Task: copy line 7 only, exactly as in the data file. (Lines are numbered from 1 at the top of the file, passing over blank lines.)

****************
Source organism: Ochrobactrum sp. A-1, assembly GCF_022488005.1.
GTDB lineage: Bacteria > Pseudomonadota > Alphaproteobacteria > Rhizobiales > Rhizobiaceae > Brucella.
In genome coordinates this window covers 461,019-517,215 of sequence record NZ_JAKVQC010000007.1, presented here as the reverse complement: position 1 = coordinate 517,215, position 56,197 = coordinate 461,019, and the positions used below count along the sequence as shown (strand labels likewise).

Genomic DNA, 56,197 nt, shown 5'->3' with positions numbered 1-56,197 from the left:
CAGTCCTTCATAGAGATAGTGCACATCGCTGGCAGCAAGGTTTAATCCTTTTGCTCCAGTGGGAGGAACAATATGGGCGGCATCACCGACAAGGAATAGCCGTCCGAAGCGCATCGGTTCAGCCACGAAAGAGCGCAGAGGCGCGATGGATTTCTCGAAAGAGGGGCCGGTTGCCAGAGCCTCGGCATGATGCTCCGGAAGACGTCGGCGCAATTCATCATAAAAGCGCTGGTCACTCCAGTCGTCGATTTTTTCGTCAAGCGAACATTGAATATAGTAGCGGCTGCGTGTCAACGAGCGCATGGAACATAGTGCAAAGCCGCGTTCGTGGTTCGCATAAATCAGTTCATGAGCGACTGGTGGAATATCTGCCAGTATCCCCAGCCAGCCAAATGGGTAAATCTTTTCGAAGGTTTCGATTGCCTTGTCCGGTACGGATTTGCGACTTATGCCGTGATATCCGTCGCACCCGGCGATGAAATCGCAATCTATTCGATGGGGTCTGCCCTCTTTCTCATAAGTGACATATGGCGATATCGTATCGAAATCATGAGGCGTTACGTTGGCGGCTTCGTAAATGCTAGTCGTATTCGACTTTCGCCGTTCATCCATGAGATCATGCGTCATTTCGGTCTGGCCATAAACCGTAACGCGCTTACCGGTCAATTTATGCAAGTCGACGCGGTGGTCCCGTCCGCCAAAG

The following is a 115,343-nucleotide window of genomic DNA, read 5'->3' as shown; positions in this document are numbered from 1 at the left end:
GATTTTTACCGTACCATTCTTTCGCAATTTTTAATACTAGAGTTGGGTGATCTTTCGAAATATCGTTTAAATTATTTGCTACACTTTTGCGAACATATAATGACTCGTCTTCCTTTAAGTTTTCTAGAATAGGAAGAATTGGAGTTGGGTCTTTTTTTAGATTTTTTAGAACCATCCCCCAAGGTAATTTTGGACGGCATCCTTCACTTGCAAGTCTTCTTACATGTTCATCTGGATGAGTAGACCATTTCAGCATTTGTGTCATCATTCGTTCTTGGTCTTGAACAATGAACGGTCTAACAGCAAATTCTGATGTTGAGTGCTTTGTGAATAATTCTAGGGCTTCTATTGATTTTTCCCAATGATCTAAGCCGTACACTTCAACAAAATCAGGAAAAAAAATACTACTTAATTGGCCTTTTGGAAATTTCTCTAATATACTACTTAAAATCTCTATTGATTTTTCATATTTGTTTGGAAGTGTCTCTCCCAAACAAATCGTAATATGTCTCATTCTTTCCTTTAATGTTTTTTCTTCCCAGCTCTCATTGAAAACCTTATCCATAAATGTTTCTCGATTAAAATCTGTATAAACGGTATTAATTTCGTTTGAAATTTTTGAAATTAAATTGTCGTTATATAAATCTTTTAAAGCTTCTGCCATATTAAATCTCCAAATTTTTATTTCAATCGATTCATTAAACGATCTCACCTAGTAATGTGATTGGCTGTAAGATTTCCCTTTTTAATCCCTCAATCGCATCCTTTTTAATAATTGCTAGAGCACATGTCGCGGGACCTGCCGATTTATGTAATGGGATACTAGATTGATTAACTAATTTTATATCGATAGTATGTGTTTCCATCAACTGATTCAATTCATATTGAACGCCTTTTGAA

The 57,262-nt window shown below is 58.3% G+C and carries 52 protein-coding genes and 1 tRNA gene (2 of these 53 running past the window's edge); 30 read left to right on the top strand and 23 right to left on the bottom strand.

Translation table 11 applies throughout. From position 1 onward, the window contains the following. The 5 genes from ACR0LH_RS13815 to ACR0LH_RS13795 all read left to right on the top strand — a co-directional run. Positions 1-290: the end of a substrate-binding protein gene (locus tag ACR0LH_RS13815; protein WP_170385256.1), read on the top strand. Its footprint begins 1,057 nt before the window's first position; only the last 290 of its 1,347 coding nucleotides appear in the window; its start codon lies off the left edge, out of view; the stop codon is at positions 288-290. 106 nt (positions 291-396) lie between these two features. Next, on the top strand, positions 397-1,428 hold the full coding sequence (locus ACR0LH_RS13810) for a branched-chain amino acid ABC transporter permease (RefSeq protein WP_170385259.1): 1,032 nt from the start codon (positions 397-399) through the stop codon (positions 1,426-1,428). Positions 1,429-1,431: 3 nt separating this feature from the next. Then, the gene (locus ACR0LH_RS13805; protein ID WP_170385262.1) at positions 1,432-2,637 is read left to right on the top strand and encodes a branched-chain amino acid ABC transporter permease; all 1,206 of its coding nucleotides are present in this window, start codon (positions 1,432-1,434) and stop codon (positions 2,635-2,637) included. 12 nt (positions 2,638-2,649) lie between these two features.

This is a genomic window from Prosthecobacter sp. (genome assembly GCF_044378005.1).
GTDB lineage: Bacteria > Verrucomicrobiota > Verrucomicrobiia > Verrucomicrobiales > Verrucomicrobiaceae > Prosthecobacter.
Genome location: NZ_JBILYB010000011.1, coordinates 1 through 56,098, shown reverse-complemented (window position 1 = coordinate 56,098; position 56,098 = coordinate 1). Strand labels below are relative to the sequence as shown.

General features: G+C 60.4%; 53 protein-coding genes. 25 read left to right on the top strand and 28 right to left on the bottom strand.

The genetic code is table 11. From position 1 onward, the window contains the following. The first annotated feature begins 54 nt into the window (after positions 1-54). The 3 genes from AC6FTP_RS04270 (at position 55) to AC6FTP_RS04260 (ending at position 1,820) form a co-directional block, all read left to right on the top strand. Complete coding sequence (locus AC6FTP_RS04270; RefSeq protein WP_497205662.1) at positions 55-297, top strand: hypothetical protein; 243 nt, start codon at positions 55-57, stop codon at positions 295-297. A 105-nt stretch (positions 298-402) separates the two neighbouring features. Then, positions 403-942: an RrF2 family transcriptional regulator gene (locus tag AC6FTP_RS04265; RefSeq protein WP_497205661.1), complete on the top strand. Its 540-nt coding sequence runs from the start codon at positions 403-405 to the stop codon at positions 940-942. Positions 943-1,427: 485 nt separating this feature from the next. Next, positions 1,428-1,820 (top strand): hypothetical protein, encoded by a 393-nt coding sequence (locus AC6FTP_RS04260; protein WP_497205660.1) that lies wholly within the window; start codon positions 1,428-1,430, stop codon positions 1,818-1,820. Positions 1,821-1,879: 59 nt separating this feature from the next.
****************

GATTTTTACCGTACCATTCTTTCGCAATTTTTAATACTAGAGTTGGGTGATCTTTCGAAATATCGTTTAAATTATTTGCTACACTTTTGCGAACATATAATGACTCGTCTTCCTTTAAGTTTTCTAGAATAGGAAGAATTGGAGTTGGGTCTTTTTTTAGATTTTTTAGAACCATCCCCCAAGGTAATTTTGGACGGCATCCTTCACTTGCAAGTCTTCTTACATGTTCATCTGGATGAGTAGACCATTTCAGCATTTGTGTCATCATTCGTTCTTGGTCTTGAACAATGAACGGTCTAACAGCAAATTCTGATGTTGAGTGCTTTGTGAATAATTCTAGGGCTTCTATTGATTTTTCCCAATGATCTAAGCCGTACACTTCAACAAAATCAGGAAAAAAAATACTACTTAATTGGCCTTTTGGAAATTTCTCTAATATACTACTTAAAATCTCTATTGATTTTTCATATTTGTTTGGAAGTGTCTCTCCCAAACAAATCGTAATATGTCTCATTCTTTCCTTTAATGTTTTTTCTTCCCAGCTCTCATTGAAAACCTTATCCATAAATGTTTCTCGATTAAAATCTGTATAAACGGTATTAATTTCGTTTGAAATTTTTGAAATTAAATTGTCGTTATATAAATCTTTTAAAGCTTCTGCCATATTAAATCTCCAAATTTTTATTTCAATCGATTCATTAAACGATCTCACCTAGTAATGTGATTGGCTGTAAGATTTCCCTTTTTAATCCCTCAATCGCATCCTTTTTAATAATTGCTAGAGCACATGTCGCGGGACCTGCCGATTTATGTAATGGGATACTAGATTGATTAACTAATTTTATATCGATAGTATGTGTTTCCATCAACTGATTCAATTCATATTGAACGCCTTTTGAA